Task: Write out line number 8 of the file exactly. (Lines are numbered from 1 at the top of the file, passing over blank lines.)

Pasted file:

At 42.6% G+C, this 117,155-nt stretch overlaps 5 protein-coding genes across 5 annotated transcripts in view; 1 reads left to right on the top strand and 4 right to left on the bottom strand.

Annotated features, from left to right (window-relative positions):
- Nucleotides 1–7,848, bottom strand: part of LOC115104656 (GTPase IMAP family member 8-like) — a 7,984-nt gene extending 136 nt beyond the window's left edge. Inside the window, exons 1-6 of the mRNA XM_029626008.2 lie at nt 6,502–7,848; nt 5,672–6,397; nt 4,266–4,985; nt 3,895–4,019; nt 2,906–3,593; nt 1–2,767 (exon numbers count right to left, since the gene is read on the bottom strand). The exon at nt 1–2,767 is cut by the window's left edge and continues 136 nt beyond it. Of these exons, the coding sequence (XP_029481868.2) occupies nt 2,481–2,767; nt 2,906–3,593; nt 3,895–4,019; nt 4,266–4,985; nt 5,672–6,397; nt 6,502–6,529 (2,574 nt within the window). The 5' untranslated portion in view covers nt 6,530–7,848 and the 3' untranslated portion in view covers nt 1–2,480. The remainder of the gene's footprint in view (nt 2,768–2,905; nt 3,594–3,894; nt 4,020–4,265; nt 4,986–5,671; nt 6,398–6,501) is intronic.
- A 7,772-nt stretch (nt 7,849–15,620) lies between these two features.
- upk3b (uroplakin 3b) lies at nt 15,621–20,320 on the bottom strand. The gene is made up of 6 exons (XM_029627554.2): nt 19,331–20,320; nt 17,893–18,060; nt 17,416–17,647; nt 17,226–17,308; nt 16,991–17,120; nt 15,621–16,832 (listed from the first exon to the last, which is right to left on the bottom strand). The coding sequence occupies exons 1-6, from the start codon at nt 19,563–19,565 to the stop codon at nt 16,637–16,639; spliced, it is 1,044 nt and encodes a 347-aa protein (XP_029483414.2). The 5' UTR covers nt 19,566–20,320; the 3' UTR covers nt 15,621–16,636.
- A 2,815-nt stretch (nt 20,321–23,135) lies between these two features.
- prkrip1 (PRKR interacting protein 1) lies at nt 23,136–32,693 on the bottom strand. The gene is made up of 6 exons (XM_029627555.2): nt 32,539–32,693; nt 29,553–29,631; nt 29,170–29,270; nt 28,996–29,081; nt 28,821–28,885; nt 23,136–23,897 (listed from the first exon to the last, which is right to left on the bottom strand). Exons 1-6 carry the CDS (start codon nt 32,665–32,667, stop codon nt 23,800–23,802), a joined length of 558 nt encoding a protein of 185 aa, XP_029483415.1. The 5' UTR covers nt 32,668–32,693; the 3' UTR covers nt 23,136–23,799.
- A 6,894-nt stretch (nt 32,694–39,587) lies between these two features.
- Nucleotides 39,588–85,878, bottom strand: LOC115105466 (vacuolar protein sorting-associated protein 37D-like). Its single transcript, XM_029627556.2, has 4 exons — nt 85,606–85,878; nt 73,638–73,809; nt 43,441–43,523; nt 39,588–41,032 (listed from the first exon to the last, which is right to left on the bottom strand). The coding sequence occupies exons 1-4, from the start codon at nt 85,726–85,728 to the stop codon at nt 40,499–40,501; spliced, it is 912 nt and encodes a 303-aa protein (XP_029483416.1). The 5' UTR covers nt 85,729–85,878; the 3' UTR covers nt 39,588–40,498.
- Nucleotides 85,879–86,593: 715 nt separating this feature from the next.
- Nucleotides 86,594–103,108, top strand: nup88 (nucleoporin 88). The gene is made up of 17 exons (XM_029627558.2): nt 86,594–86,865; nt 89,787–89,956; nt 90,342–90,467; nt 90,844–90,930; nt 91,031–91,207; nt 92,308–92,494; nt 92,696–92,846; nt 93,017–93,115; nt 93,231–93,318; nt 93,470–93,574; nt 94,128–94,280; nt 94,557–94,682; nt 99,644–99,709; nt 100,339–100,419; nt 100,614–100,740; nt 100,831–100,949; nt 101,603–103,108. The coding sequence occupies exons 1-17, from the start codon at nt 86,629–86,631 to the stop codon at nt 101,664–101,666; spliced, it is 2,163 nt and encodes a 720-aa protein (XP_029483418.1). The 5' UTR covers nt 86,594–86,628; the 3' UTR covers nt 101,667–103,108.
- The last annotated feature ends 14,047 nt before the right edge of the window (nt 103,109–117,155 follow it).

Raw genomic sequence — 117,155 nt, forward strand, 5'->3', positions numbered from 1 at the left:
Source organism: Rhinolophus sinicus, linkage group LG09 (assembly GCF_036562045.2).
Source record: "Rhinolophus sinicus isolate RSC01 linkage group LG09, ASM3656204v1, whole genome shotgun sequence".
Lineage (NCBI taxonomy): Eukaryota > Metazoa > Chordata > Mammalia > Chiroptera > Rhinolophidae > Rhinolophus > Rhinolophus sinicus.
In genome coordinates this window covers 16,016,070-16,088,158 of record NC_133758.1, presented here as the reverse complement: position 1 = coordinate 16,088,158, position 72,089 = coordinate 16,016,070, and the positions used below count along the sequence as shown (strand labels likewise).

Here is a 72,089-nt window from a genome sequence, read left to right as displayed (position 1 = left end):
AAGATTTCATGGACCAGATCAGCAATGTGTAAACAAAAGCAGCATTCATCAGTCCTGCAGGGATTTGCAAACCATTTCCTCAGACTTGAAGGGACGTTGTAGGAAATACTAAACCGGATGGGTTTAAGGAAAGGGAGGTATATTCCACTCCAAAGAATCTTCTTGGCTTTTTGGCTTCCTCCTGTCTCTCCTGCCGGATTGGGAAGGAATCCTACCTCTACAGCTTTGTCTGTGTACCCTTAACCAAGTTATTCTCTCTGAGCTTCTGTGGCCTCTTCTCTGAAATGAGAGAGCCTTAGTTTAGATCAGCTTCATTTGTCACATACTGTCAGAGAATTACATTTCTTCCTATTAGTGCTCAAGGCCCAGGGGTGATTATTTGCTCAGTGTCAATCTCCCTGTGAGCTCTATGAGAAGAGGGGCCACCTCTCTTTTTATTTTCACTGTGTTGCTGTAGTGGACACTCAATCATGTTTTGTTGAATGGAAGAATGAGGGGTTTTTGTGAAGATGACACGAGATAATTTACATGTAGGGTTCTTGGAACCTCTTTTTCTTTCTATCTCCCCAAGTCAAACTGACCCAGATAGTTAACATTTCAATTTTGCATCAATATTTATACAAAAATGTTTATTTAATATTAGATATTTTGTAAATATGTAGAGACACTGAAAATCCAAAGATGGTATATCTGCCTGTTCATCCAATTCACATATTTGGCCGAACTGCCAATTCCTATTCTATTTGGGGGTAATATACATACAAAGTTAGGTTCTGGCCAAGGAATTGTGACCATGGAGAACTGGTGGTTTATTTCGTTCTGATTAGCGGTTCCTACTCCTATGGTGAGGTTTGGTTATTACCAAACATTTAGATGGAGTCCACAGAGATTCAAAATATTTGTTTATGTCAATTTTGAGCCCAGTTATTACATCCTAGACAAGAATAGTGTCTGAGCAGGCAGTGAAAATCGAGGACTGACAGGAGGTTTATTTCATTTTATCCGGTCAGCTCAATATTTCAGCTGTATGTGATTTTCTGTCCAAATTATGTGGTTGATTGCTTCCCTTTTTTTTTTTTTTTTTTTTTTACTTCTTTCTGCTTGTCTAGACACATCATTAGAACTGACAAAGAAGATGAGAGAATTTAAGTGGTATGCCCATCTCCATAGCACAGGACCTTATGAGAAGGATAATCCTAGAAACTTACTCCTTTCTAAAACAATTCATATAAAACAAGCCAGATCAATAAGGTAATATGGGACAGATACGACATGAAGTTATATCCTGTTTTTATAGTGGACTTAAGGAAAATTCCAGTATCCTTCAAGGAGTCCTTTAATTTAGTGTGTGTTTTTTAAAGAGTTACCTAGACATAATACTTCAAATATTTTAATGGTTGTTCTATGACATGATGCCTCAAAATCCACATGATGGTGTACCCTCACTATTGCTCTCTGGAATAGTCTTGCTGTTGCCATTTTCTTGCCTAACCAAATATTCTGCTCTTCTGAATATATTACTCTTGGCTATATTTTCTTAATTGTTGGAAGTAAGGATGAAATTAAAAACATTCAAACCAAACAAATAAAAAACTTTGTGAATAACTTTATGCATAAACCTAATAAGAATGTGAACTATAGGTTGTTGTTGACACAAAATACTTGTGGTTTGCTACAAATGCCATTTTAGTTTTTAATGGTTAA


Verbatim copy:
- A 6,894-nt stretch (nt 32,694–39,587) lies between these two features.